The first Beverly Hills Cop movie was a hit comedy that, for all its faults, was a crowd-pleaser and just a good old time. Beverly Hills Cop II was…ummm…well, at least it had Paul Reiser and Dean Stockwell and a cameo by Hugh Hefner. Beverly Hills Cop III lacks even the limited charms of the second installment.
Facts of the Case
In the years since we last saw Axel Foley (Murphy), he has gained a measure of respectability in the Detroit Police Department. He now leads his own undercover team. Axel and his team set out one night to raid an illegal "chop shop" where stolen vehicles are dismantled and disguised for resale. Axel's old mentor/nemesis Inspector Todd (Gilbert R. Hill—Beverly Hills Cop, Beverly Hills Cop II) comes along as well, just to keep an eye on Axel. (In a weak attempt to set up a deep motivation for Axel for the rest of the movie, he disagrees with Axel's decision not to involve a SWAT team for this raid.)
The raid, of course, goes poorly, and Todd is killed, as are most of the car thieves. Axel pursues a stolen truck, but loses it. Evidence links the truck to Wonderworld, a theme park in California. Wonderworld is the center of an entertainment empire that reminds me of something in the real world, although I can't put my finger on it. Anyway, this provides Axel with an excuse to go back out to Beverly Hills, team up again with Billy Rosewood (Judge Reinhold—Fast Times At Ridgemont High, Beethoven's 4th), and blow things up real good at Wonderworld. Oh yeah, there's something about stopping a counterfeiting ring in the process, but this isn't a movie that pays a lot of attention to things like plot.
What can one say about a comedy where there is only one real laugh? There is a scene where Axel has gone undercover at Wonderworld. He is dressed as "Oki-Doki," the most famous cartoon character created by the legendary "Uncle Dave." (This still reminds me of something from the real world, but I just can't quite place it…) A bratty kid comes up and, after a short exchange, punches Oki-Doki, managing to hit Axel "where it counts." (That's not the funny part. I'm getting there.) Axel mutters a string of cuss words under his breath (that's very much not the funny part) and pushes the kid into a fountain. (Not there yet.) The kid's grandmother then gives the sourest, most disapproving reaction shot in the history of film, and at that point I laughed hysterically. It wasn't really that funny, but I'd been waiting quite a while for something to laugh at, so I took full advantage. You see, with the exception of that one-second shot, there is not much to like in Beverly Hills Cop III.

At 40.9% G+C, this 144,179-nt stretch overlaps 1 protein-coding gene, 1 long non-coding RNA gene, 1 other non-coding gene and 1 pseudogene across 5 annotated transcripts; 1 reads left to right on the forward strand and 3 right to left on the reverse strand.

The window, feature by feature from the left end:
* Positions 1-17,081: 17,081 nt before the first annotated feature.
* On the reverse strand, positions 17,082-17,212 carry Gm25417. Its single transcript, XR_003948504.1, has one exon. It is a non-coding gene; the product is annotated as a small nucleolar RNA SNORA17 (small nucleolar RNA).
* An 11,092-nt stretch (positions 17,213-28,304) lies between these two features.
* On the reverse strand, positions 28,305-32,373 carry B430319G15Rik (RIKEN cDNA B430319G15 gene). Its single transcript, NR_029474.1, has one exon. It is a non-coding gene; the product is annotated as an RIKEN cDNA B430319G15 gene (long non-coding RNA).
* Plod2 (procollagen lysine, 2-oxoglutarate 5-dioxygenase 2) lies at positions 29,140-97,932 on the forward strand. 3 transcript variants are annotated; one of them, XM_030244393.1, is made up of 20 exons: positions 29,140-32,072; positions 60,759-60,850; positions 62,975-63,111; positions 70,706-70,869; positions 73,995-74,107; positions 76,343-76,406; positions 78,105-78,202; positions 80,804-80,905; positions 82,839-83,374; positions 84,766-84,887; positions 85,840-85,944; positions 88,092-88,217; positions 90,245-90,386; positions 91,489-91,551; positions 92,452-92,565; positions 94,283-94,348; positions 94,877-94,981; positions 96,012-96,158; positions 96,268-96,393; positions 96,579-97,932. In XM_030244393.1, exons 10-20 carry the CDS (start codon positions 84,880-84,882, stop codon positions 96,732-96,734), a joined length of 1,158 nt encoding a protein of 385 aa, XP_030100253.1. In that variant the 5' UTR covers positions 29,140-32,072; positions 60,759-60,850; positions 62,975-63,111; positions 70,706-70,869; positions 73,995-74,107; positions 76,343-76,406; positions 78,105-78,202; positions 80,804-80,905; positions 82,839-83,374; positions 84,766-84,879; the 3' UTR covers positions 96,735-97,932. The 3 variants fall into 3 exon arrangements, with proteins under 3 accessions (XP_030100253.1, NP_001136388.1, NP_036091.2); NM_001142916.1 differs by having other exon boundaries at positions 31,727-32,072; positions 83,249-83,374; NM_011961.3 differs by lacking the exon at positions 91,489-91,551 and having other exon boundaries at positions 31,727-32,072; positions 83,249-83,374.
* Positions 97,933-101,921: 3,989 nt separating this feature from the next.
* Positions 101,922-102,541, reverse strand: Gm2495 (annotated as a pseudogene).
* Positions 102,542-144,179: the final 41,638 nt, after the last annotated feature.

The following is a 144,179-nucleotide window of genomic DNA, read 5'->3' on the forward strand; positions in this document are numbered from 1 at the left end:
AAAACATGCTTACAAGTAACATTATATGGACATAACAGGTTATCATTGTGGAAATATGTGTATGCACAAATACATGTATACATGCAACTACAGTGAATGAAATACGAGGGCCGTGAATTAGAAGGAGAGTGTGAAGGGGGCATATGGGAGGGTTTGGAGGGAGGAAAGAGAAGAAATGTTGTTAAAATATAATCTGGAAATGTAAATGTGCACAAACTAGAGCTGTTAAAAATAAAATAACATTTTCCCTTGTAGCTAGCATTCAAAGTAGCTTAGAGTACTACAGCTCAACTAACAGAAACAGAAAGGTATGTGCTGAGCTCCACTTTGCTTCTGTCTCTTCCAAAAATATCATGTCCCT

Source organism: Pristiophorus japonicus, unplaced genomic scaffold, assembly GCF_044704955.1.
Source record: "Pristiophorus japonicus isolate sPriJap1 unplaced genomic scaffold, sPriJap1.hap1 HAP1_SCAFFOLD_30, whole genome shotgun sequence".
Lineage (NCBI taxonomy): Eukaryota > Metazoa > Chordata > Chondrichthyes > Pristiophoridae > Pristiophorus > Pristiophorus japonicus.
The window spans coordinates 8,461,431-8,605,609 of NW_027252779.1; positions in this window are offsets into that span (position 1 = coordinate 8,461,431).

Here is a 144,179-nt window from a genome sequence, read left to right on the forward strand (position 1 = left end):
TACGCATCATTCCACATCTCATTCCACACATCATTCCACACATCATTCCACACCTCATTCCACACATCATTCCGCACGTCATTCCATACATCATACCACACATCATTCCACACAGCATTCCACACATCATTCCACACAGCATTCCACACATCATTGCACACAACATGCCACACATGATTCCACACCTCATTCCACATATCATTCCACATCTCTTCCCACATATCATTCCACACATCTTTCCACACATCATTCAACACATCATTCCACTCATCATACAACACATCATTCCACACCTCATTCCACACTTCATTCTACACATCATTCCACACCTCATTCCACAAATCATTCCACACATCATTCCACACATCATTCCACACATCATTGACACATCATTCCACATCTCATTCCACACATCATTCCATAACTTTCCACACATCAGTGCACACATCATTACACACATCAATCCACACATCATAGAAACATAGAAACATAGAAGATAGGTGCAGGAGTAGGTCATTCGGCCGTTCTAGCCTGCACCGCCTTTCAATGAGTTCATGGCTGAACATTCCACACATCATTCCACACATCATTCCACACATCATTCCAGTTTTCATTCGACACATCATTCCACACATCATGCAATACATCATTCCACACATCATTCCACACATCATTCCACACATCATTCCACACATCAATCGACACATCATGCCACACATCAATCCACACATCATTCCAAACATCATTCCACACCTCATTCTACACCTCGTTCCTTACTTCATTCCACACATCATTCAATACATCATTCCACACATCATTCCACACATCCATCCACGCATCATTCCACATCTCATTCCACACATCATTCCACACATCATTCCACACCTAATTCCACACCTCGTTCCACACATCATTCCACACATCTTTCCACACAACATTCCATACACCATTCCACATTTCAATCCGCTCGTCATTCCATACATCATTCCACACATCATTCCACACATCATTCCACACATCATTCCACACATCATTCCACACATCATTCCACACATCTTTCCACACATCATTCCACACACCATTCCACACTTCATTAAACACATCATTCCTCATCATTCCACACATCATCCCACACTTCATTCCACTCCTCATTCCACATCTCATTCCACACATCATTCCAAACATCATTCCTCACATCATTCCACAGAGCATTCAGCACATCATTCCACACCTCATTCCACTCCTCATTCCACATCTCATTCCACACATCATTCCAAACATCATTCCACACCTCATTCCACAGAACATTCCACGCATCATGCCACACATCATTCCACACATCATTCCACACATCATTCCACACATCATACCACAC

One of the central problems of Beverly Hills Cop III is the bizarre structure of the plot, such as it is. In the interview featurette that is provided on this DVD, producer Robert Rehme speaks openly about the origins of this story. Basically, someone involved with the movie saw a news item about amusement parks, and decided that this would make a good location for the new Beverly Hills Cop flick. The rest of the "writing" process involved concocting some kind of story that would give Axel motivation to go back out to California and into the park so that wacky mayhem could ensue. This is not to say that the story is simple; far from it. This movie makes more detours than…someone who takes a lot of detours. We wait patiently while Rosewood fills us in on the background details of his new position (concocted so as to give him reason to leave his own jurisdiction and go to the amusement park) and the ostensible reasons why Detective Taggart (John Ashton) wisely decided not to appear in this adventure. We watch as Axel confronts the evil Wonderworld security guards and saves two kids from a malfunctioning ride in a scene that puts the upcoming Spiderman to shame. We see him visit Serge (Bronson Pinchot—Perfect Strangers, Beverly Hills Cop) again, mostly as an excuse to get Pinchot's antics into this movie. (For those who don't remember Serge, he used to make espresso with a lemon twist. I only bring this up because the script does, thinking that we won't remember him.) Serge no longer works at the art gallery; instead, he sells high-tech weapons systems to rich denizens of Beverly Hills for their personal defense. I could go on, but you get the idea.